I’m back with a new tip, one that is little known but oh so amazing.


Picture this: your last day in Korea and your flight is later that night. Your hotel checkout is 10am in the morning and you don’t want to spend your whole day hanging around the airport, or being worried about picking your luggage back up from your hotel’s minding service and then getting it to Incheon in the recommended hours before your scheduled flight departure… Annoyances!



That means you can check out of your hotel at 10am and get yourself along to the conveniently located Seoul Station (in the middle of Seoul) and get almost your entire airport check-in process done and out of the way- including your standard passenger check-in complete with checked luggage security clearance. Your luggage then gets transported (magically) to the airport and onto your flight. Then you’re all set to wander around Seoul for the rest of the day until it’s time to head to the airport and express your way through only your on-flight baggage security check. Yes, amazing!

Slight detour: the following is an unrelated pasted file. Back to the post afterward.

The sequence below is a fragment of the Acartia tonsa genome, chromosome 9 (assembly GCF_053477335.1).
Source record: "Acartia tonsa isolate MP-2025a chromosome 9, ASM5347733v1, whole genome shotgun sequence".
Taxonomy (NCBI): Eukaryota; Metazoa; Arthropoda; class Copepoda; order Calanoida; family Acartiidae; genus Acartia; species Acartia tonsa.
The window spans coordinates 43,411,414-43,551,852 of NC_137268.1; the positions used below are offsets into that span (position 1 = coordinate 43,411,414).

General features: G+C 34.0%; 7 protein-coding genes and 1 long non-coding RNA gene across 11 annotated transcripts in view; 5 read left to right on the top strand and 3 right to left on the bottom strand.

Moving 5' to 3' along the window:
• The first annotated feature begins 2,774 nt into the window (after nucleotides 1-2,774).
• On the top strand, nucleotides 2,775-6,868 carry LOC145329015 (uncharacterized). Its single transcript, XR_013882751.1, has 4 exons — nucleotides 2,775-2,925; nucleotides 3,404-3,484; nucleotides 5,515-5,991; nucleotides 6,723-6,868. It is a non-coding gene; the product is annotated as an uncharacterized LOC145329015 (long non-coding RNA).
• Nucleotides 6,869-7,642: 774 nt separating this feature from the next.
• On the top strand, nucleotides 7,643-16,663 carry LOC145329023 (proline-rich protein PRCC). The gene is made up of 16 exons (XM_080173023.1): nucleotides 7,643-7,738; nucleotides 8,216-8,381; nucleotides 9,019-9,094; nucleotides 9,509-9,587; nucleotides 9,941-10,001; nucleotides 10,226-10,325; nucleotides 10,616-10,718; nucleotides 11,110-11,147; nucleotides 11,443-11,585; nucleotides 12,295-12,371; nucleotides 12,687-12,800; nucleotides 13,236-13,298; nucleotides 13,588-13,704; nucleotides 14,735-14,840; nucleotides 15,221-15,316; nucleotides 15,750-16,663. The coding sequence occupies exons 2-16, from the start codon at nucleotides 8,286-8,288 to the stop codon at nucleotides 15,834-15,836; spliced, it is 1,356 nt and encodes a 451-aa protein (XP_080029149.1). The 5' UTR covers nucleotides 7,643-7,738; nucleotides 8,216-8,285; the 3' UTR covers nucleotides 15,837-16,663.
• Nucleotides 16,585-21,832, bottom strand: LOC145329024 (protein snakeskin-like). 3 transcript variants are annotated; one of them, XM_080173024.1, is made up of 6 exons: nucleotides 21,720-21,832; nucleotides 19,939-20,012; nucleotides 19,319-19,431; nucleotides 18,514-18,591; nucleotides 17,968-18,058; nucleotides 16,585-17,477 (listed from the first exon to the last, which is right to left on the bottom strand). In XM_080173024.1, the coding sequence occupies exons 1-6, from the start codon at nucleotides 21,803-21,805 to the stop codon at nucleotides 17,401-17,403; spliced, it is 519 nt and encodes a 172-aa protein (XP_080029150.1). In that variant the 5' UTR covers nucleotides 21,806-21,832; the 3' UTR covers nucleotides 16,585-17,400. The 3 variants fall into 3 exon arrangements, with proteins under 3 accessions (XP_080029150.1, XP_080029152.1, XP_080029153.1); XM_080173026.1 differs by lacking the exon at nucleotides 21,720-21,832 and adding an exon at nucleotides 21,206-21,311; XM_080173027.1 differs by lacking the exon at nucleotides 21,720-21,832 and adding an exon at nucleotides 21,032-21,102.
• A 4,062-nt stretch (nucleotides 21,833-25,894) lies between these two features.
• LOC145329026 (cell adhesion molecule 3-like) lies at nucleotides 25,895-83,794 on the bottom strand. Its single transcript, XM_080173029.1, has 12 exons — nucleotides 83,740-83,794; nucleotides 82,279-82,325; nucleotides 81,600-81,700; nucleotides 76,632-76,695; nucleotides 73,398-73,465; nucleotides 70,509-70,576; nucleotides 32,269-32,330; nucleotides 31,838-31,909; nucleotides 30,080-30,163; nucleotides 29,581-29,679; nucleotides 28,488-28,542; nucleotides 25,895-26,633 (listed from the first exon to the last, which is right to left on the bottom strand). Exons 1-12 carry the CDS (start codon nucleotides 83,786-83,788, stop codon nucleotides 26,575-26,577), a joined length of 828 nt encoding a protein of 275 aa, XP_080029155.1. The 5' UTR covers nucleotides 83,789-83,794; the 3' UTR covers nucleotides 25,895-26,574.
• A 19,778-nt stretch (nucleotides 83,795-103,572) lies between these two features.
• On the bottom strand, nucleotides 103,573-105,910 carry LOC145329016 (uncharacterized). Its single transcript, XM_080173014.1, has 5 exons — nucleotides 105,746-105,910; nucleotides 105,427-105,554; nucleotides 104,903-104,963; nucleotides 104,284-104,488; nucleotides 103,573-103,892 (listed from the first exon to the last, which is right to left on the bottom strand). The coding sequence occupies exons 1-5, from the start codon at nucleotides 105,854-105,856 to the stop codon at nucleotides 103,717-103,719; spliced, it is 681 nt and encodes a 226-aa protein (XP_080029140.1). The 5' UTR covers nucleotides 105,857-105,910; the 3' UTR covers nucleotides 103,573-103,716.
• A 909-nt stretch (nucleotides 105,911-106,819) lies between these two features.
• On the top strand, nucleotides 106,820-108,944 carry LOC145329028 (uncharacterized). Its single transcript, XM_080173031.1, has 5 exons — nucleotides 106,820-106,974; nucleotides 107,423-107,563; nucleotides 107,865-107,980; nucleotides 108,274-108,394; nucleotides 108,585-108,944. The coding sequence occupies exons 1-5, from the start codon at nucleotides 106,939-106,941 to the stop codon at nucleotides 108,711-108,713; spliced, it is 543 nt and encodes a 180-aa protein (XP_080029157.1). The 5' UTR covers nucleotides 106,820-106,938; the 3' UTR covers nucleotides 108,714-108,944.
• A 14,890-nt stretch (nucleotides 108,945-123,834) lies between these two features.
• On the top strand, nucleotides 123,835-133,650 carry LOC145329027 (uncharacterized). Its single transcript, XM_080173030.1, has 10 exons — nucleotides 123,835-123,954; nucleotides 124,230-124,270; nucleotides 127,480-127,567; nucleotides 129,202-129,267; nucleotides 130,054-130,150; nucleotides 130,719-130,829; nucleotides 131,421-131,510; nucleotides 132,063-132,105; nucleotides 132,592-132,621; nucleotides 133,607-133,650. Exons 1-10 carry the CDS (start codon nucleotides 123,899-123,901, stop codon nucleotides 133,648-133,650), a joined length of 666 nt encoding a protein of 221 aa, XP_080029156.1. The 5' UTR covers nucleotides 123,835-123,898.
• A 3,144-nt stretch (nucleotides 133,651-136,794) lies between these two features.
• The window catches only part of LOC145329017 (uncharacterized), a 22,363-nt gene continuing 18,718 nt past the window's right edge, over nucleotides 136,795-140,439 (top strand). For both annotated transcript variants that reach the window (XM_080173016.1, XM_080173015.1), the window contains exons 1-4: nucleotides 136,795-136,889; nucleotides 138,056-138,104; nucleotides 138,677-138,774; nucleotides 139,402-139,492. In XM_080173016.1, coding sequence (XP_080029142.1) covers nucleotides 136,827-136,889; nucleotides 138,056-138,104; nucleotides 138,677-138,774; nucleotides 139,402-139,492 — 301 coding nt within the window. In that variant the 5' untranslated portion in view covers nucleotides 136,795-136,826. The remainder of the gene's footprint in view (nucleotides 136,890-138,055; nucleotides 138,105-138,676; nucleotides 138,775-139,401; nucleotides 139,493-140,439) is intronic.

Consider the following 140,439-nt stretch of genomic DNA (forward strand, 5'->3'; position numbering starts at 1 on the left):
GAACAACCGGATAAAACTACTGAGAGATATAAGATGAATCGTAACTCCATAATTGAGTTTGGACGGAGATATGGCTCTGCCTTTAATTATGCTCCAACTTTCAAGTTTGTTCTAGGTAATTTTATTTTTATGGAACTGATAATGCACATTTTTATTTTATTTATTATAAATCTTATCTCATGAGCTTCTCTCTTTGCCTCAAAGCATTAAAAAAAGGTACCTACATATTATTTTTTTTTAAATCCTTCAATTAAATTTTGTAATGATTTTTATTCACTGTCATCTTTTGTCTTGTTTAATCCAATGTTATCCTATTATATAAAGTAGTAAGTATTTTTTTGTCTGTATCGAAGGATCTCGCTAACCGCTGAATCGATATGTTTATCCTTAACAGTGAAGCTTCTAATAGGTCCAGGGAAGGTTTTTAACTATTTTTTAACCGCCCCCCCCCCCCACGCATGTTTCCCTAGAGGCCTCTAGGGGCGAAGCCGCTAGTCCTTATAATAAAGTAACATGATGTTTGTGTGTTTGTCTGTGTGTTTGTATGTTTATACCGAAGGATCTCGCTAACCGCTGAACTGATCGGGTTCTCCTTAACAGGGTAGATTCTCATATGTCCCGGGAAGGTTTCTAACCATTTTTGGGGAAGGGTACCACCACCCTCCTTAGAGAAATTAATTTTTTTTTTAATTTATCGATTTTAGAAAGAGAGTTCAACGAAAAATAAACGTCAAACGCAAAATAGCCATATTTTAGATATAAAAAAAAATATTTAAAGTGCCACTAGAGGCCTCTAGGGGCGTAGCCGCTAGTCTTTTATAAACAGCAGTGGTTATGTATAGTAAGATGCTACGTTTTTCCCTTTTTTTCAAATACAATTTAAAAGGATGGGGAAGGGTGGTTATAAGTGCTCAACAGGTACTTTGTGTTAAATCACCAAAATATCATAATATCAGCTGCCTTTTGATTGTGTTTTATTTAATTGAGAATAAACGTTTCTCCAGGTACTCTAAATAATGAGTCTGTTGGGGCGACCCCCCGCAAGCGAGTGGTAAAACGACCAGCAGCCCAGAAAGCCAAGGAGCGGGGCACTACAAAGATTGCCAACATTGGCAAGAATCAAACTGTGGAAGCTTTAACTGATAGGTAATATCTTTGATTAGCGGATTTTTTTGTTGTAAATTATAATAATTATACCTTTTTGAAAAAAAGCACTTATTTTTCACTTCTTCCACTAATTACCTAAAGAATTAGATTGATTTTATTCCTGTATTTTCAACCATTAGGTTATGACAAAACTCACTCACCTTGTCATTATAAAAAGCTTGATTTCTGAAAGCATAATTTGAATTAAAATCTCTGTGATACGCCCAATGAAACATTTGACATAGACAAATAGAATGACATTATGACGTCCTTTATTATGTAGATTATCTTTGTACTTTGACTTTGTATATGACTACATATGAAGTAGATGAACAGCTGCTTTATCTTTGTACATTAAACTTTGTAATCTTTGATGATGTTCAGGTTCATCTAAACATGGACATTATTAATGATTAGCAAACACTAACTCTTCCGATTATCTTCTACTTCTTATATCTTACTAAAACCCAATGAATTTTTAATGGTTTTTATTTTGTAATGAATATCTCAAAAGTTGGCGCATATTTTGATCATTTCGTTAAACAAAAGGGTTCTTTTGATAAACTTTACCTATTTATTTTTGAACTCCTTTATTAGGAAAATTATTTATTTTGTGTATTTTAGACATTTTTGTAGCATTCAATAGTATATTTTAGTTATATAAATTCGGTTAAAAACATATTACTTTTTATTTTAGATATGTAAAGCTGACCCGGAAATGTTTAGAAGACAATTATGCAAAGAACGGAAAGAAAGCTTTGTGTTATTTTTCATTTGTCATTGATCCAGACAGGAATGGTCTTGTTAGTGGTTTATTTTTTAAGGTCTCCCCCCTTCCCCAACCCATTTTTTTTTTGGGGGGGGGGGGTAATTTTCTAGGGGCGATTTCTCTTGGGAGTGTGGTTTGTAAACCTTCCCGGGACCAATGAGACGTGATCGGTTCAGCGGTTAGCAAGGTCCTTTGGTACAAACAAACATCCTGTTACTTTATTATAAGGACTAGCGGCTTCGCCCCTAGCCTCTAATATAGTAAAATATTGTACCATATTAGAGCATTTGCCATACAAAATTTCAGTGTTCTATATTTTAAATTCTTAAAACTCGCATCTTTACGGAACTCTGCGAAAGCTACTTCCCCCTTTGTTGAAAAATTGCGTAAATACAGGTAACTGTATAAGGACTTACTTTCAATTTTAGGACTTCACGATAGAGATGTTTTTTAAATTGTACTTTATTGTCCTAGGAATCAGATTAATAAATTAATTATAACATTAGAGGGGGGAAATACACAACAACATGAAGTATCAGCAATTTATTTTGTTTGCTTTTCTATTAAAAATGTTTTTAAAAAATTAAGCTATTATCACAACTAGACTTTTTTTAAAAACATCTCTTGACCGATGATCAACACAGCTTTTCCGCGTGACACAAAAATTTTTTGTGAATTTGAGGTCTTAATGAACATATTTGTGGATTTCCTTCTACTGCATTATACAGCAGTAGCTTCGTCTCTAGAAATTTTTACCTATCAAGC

This actually completely saved me on one of my trips. Of course the Dracula Press Conference ended up being held on the day of my departure. I was NOT going to miss that, even if it meant I had to miss my flight. Luckily someone told me about this check-in process and I went early in the day to get everything sorted out so that I didn’t have to worry about my bag or that extra hour or so that you need to leave for check-in and baggage check at the airpot. Given I ran out of Seoul Arts Centre, into a taxi, asked the ahjussi to please hurry and then made it to Incheon with about 20mins to return my wifi egg and get through on-board luggage checks before my flight was boarding…


You were worth it though, little Dracula cookie

So, it’s a really easy process.

The check-in service is offered at Seoul Station and City Airport, Logis & Travel, Korea (CALT), which is near Samseong Station. I only used the Seoul Station one though, so that’s what I’ll talk about!


  1. First up you will then need to purchase a ticket for the AREX Express train (the idea being you will return to Seoul Station and take the express train to the airport). You will need to estimate your time and book a ticket for the appropriate train. Tickets are fairly cheap, with a discounted rate of 6,900 won with your airline ticket
  2. Then you can head on over to the check-in desks. Some notes: